The facial nerve is one of the key cranial nerves with a complex and broad range of functions.
Although at first glance it is the motor nerve of facial expression which begins as a trunk and emerges from the parotid gland as five branches (see facial nerve branches mnemonic), it has taste and parasympathetic fibers that relay in a complex manner.
The facial nerve is the only cranial nerve that may show normal post-contrast enhancement, although this applies only to the labyrinthine segment up to the stylomastoid foramen. Enhancement of the other segments of the facial nerve and other cranial nerves is considered pathologic. Refer to normal facial nerve enhancement on MRI for more information.
Nuclei and brainstem tracts
Four cranial nerve nuclei contribute to the facial nerve: one motor, one secretomotor, and two sensory:
- facial nucleus
- superior salivary (salivatory) nucleus
- nucleus of tractus solitarius (solitary nucleus)
- spinal nucleus of the trigeminal nerve
The facial nerve has six named segments (facial nerve segments mnemonic):
Intracranial (cisternal) segment
The nerve emerges from lower lateral pons, lateral and rostral to the abducens nerve, and medial and caudal to the vestibulocochlear nerve (CN VIII) . It is joined by the nervus intermedius, which emerges lateral to the main trunk. Together the two travel laterally through the cerebellopontine angle to the internal acoustic meatus. The cisternal segment has no branches.
Meatal (canalicular) segment
Having been joined by the nervus intermedius, they are located in the anterior superior quadrant of the internal auditory canal, above the falciform crest and anterior to Bill bar. The meatal segment has no branches.
As the facial nerve and nervus intermedius pass through the anterior superior quadrant of the internal acoustic meatus it enters the Fallopian canal, passing anterolaterally between and superior to the cochlea (anterior) and vestibule (posterior), and then bends posteriorly (the anterior or first genu) at the geniculate ganglion (where the nervus intermedius joins the facial nerve and where fibers for taste synapse - see function below). It is here that two branches originate:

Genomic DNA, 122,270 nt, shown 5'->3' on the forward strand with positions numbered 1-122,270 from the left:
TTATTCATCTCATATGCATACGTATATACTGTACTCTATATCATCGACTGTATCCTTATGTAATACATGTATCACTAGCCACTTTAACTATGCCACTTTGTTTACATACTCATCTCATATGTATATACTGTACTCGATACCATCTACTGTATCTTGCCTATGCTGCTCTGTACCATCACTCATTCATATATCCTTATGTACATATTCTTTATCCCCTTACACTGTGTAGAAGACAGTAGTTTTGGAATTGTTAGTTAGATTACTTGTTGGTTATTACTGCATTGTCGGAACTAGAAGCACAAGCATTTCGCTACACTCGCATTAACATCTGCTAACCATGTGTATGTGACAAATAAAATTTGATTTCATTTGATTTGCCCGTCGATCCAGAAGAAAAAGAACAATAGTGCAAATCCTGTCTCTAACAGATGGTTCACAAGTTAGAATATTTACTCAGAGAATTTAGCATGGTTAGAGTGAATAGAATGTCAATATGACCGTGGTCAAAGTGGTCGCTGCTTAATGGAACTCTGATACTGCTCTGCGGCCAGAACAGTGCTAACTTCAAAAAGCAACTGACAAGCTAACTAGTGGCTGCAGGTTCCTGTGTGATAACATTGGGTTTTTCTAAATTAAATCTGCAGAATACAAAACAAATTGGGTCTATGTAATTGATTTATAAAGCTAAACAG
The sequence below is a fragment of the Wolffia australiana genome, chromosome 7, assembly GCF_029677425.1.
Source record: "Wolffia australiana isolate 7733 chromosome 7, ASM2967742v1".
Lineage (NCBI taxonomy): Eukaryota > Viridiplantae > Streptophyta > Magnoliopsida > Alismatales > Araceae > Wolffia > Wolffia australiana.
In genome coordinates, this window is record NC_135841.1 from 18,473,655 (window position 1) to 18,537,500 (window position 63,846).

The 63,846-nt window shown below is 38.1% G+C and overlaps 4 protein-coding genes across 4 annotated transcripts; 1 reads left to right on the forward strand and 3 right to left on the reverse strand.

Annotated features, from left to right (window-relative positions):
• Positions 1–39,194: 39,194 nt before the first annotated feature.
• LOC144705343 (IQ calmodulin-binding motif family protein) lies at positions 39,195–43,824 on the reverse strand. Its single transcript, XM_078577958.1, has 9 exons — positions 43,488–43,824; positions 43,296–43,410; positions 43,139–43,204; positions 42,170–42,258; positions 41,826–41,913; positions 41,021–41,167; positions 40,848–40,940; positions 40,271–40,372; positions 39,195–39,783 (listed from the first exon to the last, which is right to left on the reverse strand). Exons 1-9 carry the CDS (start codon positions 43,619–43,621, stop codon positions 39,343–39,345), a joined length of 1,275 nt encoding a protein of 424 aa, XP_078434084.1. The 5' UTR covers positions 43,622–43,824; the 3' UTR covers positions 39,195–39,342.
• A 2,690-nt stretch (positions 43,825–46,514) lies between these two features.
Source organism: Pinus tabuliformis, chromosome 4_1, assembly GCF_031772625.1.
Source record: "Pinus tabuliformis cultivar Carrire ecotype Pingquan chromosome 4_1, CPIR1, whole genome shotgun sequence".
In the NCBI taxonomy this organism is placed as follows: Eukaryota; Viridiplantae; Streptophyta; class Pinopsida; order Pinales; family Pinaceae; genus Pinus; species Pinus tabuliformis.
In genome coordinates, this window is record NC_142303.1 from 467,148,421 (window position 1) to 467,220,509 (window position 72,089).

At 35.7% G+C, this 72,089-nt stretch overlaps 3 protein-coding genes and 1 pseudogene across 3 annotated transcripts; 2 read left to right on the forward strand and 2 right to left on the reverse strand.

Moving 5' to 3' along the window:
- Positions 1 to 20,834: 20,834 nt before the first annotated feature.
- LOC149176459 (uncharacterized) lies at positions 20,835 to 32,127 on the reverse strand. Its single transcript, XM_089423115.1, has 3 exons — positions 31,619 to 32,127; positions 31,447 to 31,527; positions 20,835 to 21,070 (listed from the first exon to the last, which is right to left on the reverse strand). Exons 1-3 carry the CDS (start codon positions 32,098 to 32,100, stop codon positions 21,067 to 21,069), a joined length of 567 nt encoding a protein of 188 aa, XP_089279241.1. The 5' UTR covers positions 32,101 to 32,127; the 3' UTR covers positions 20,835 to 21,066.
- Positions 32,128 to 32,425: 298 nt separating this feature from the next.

Some fibers contributing to the lesser petrosal nerve of the glossopharyngeal nerve also arise from the geniculate ganglion, but the nerve is described as a branch of the glossopharyngeal nerve rather than the facial nerve.
The labyrinthine segment is the shortest only measuring 3-4 mm. It is also the narrowest and the most susceptible to vascular compromise (see blood supply below).
As the nerve passes posteriorly from the geniculate ganglion it becomes the tympanic segment (8-11 mm in length) and is immediately beneath the lateral semicircular canal in the medial wall of the middle ear cavity. The bone of the Fallopian canal is often dehiscent in the area of the oval window in 25-55% of postmortem specimens, having mucosa in direct contact with the nerve. The nerve passes posterior to the cochleariform process, tensor tympani, and oval window. Just distal to the pyramidal eminence the nerve makes a second turn (posterior or second genu) passing vertically downwards as the mastoid segment. The tympanic segment has no branches.
The mastoid segment, measuring 8-14 mm in length, extends from the posterior genu to the stylomastoid foramen, through what is confusingly referred to as the Fallopian canal. It runs in the medial wall of the aditus ad antrum of the mastoid posterior to the facial recess of the mesotympanum. It gives off three branches:
- nerve to stapedius